Grade 1 is an action-packed time, full of learning and development. During the early elementary school years, your first grader will learn to read and begin the transition of to reading to learn (strong reading skills are the basis for academic achievement in later years). Your child will mature emotionally and physically and grow more independent while developing a solid educational foundation.
In grade 2 your kids will have settled into the routines of school and are ready to take on more serious learning. They now apply what they learned about meanings of letters and numbers to more complicated material and start to develop analytical abilities. At this age, they’re able to learn more difficult concepts in one area and apply them to other situations.
Kids who were not ready to completely grasp the concepts introduced in grade 1, often are ready to master them in grade 2.
Third grade is a pivotal year for your child. Learning to read with fluency and confidence will serve as a foundation for the reading demands in later grades. By practicing with learning-to-read strategies, your child will reliably be able to make sense of multi-syllable words in books. He or she will come to appreciate that words have meanings that are not literal (e.g., a piece of cake) and have relationships to other words (e.g., company and companion). Recognizing and understanding words will help your child read increasingly challenging stories and books and build knowledge about the world around him or her. By the end of the year, your child also will be writing clear sentences and paragraphs on a range of topics, drawing on an expanding vocabulary.
Kids learn a number of new things in 4th grade, both socially and academically. Just as the formation of cliques begins to increase and complicate your child’s social life, the academic ante is upped as well; requiring your child not only to be responsible for their own work, but to work cooperatively in groups as well. This year is the genesis of the too-heavy backpack, as each subject in 4th grade usually has its own book and notebook.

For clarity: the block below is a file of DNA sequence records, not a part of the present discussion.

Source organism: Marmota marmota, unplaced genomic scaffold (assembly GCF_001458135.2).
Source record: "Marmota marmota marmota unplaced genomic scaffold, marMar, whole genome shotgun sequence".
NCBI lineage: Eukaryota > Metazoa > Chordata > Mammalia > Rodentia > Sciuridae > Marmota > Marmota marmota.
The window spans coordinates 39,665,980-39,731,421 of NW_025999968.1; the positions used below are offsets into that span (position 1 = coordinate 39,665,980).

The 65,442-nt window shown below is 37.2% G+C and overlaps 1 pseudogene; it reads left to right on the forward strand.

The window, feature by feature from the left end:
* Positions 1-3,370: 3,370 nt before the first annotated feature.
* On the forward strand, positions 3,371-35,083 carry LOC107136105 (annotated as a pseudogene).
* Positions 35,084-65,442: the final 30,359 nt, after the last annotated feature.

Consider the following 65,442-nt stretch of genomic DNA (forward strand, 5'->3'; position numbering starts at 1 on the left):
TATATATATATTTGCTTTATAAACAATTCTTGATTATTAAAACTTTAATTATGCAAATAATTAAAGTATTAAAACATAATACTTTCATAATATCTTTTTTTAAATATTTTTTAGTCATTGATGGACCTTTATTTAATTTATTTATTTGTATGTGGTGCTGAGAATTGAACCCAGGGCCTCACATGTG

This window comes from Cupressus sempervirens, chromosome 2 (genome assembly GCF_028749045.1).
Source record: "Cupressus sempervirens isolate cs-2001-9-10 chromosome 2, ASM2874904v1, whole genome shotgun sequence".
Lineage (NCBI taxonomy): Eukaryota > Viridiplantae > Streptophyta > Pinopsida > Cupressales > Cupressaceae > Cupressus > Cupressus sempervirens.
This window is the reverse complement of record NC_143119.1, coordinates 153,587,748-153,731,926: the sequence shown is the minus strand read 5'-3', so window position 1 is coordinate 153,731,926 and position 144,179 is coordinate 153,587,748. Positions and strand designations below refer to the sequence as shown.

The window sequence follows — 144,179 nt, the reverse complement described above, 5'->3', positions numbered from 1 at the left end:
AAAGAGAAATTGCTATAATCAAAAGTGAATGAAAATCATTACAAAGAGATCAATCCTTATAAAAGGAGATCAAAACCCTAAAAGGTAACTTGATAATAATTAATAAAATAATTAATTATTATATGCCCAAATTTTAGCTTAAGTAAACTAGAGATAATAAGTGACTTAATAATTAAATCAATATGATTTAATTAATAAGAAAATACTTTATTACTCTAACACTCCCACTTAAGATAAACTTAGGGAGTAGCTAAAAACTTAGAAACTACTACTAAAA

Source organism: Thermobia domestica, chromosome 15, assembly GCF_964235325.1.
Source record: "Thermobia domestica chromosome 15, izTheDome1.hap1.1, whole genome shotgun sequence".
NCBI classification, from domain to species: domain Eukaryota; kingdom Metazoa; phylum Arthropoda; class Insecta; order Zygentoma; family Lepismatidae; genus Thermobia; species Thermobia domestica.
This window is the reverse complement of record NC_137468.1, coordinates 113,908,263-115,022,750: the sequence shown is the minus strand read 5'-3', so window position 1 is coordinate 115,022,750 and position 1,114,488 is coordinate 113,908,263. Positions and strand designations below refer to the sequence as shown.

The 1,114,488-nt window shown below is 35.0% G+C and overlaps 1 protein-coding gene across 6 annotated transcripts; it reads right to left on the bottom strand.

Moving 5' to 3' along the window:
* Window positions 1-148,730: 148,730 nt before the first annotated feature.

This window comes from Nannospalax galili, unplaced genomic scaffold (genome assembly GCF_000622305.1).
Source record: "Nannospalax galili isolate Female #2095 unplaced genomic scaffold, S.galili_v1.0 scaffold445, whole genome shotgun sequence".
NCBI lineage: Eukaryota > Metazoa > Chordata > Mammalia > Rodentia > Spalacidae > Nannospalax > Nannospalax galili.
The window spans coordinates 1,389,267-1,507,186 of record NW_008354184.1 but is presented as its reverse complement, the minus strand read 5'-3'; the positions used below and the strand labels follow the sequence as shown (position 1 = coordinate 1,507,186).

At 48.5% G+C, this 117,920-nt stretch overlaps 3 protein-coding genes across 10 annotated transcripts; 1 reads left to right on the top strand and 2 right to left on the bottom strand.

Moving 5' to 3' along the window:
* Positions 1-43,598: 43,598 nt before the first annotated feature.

As your 5th grader is merely a year away from the challenging curriculum of middle school, this is the year that math programs step it up a notch. This year your child will be asked to stretch his or her brain to come up with solutions to more complicated problems, ones that ask them to use multiplication, division, subtraction, and addition, all within the same problem.
By now your 5th grader has grasped many of the mechanical skills of reading and should be reading chapter books with relative fluency. This year she will be challenged to read different genres with a critical and interpretive eye. Expect your child to be doing a lot of independent reading and writing book reports that analyze the characters or the plot and setting as they relate to the author’s purpose in writing the book. Your child will also learn to back up his or her opinions using examples from the text.
Fifth grade writing instruction comes hand-in-hand with reading in a combined class known as Language Arts. This year students will be writing every day in a number of different ways. Many teachers will have a time for journaling during which students are asked to write for personal expression, be it poetry, autobiography or fiction. A great deal of emphasis is given to the writing process, as students master the art of editing for punctuation, flow, and clarity of thought. This year your child will build a writing portfolio of her best work, a process that allows her to learn to evaluate her own work.
Fifth-grade students become hands-on scientists exploring the physical world this year. Areas of study include the solar system, photosynthesis, the digestive system, and the chemical properties of elements. In this regard, your child will learn the Scientific Method, measuring the changes to substances. Your child will not only conduct experiments, but also practice presenting their findings in a factual manner.
The focus of social studies in fifth grade is citizenship. Students learn about the nation’s history are challenged to analyze what they have learned. Your child will learn about the evolution of our government, as well as spending time learning the geography and unique features of countries.